Skip To Content
JEWISH. INDEPENDENT. NONPROFIT.

Support the Forward

Funded by readers like you DonateSubscribe
Breaking News

Moscow Chief Rabbi Frets Over Ukraine Honor for Anti-Semites

(JTA) — The chief rabbi of Moscow condemned the honoring in Ukraine of nationalists whose troops massacred Jews.

Rabbi Pinchas Goldschmidt, who is also the president of the European Conference of Rabbis, spoke of his “concern” over the trend in an interview Tuesday with JTA during a gathering of the standing committee of the Conference in Vienna.

Goldschmidt was referring to a minute of silence on May 25 in memory of Symon Petliura, a 1920s statesman whom a Russian Jew killed 90 years ago because the killer blamed Petliura for mass murders of Jews committed in the years 1917-1921 by militias under Petliura’s command.

A French court acquitted the killer in 1927, in what many interpreted as confirmation of Petliura’s culpability for pogroms that claimed the lives of 50,000 Jews. Earlier this week, a government official said Kiev would name streets after Stepan Bandera and Roman Shukhevych — Ukrainian nationalists who collaborated with Nazi Germany and whose troops also killed Jews.

“Russian Jews and Ukrainian Jews share our concern by this celebration of the memory of known anti-Semites and collaborators,” said Goldschmidt. But he noted that Ukraine also has a Ukrainian prime minister, Volodymyr Groysman. “We are counting on Ukrainian Jews to stop the revisionist commemoration of the Holocaust,” Goldschmidt said.

In Ukraine, celebrations of controversial figures like Petliura have become more widespread since 2014, when a revolution spearheaded by nationalists swept from power former president Viktor Yanukovych, who was accused of being a corrupt Kremlin stooge. They are held in high esteem for their opposition to Russia.

Ukrainian Jewish leaders are split on this issue, with the Ukrainian Jewish Committee condemning it, whereas the Vaad Jewish association calling the preoccupation a distraction from working on a harmonious future in an independent multicultural Ukraine.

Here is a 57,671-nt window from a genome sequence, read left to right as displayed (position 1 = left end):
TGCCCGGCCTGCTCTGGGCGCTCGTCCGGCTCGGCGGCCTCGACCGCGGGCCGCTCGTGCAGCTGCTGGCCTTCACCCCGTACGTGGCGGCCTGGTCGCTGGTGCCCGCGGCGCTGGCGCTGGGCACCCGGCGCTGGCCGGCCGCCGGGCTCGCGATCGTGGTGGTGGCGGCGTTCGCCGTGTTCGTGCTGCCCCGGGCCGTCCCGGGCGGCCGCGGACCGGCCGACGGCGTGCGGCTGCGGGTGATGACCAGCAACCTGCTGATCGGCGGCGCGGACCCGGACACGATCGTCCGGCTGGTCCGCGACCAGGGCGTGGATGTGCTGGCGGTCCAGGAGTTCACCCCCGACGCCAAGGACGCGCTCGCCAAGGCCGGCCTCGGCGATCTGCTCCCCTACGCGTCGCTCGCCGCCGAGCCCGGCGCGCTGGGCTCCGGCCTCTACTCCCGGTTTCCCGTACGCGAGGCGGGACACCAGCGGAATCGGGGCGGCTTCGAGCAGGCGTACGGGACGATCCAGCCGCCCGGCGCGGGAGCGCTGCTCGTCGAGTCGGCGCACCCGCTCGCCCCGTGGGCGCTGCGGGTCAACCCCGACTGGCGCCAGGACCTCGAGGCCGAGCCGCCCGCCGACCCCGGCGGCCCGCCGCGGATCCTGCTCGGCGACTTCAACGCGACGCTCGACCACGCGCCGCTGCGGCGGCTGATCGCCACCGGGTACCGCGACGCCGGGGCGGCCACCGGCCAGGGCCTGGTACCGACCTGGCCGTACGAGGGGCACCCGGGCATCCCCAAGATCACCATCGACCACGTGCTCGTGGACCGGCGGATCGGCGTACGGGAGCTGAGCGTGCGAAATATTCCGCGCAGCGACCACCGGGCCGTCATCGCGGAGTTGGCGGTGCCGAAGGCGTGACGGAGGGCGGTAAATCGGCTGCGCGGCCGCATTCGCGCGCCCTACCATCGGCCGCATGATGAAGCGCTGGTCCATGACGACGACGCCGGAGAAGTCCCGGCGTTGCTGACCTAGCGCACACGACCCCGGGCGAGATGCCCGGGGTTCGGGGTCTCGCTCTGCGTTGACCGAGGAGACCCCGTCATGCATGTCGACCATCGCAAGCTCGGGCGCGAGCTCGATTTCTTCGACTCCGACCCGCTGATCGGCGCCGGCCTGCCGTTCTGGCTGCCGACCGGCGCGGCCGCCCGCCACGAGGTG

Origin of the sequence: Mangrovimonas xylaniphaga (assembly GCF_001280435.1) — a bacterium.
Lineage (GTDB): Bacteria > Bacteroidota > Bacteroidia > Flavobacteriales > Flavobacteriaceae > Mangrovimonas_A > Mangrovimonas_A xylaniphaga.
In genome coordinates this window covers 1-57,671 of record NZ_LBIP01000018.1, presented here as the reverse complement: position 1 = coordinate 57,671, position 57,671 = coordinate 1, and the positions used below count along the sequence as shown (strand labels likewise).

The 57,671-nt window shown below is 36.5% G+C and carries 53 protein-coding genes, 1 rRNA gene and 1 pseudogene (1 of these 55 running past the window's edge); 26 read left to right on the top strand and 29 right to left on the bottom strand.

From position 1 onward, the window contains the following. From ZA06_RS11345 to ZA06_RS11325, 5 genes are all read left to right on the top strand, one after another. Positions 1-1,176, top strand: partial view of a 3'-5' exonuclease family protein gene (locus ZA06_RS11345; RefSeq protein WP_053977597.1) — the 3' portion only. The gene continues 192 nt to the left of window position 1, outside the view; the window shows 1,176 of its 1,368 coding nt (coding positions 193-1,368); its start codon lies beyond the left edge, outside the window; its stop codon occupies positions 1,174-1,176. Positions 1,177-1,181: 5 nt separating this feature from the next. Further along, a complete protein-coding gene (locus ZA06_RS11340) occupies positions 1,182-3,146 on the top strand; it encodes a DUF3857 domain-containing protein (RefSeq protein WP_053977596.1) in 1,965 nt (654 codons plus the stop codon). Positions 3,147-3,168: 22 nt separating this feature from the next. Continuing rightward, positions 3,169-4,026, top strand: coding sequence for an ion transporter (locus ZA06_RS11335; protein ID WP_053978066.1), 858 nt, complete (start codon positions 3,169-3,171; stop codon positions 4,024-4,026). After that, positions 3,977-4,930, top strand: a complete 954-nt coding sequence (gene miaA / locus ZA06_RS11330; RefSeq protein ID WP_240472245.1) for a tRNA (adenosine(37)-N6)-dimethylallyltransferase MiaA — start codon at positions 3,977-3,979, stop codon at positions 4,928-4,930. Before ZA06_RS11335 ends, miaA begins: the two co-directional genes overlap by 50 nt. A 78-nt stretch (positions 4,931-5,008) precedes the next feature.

At the meeting in Vienna, 40 members of the standing committee of the Conference of European Rabbis discussed threats facing the continent’s Jewish communities, including the targeting of Jews over Israel by Islamists and the rising far right.

Last month, a politician from Austria’s far Right Freedom Party, which the local Jewish community has shunned for what the community called neo-Nazi tendencies, lost the second round of the presidential election by less than a percent of the vote.

“It’s a definite sign of the difficult times and the fear of many Austrians of Islamic radicalism,” Goldschmidt said about the nationalist party’s popularity. He added this shift to the right was also occurring among some Jewish voters. The key to solving both the Islamic threat and the “dangerous backlash” it is producing, Goldschmidt said, was education and dialogue.

Republish This Story

Please read before republishing

We’re happy to make this story available to republish for free, unless it originated with JTA, Haaretz or another publication (as indicated on the article) and as long as you follow our guidelines. You must credit the Forward, retain our pixel and preserve our canonical link in Google search.  See our full guidelines for more information, and this guide for detail about canonical URLs.

To republish, copy the HTML by clicking on the yellow button to the right; it includes our tracking pixel, all paragraph styles and hyperlinks, the author byline and credit to the Forward. It does not include images; to avoid copyright violations, you must add them manually, following our guidelines. Please email us at [email protected], subject line “republish,” with any questions or to let us know what stories you’re picking up.

We don't support Internet Explorer

Please use Chrome, Safari, Firefox, or Edge to view this site.